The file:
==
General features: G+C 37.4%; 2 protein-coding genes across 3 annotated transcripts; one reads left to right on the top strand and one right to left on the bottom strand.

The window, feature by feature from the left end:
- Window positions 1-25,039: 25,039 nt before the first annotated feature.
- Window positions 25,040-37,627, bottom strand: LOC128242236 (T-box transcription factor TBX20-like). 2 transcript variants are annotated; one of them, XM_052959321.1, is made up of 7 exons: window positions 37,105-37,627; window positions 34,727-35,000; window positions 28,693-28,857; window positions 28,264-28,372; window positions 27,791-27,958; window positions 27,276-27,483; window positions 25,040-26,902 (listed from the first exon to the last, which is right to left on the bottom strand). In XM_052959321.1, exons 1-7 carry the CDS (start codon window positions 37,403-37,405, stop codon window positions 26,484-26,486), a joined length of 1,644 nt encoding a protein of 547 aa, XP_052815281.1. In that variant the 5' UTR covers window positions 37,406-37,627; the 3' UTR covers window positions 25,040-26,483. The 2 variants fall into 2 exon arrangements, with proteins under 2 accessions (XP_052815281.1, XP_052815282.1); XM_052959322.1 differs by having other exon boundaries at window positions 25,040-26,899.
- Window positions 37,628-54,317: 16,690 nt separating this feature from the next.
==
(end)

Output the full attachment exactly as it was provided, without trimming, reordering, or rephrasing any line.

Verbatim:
General features: G+C 37.4%; 2 protein-coding genes across 3 annotated transcripts; one reads left to right on the top strand and one right to left on the bottom strand.

The window, feature by feature from the left end:
- Window positions 1-25,039: 25,039 nt before the first annotated feature.
- Window positions 25,040-37,627, bottom strand: LOC128242236 (T-box transcription factor TBX20-like). 2 transcript variants are annotated; one of them, XM_052959321.1, is made up of 7 exons: window positions 37,105-37,627; window positions 34,727-35,000; window positions 28,693-28,857; window positions 28,264-28,372; window positions 27,791-27,958; window positions 27,276-27,483; window positions 25,040-26,902 (listed from the first exon to the last, which is right to left on the bottom strand). In XM_052959321.1, exons 1-7 carry the CDS (start codon window positions 37,403-37,405, stop codon window positions 26,484-26,486), a joined length of 1,644 nt encoding a protein of 547 aa, XP_052815281.1. In that variant the 5' UTR covers window positions 37,406-37,627; the 3' UTR covers window positions 25,040-26,483. The 2 variants fall into 2 exon arrangements, with proteins under 2 accessions (XP_052815281.1, XP_052815282.1); XM_052959322.1 differs by having other exon boundaries at window positions 25,040-26,899.
- Window positions 37,628-54,317: 16,690 nt separating this feature from the next.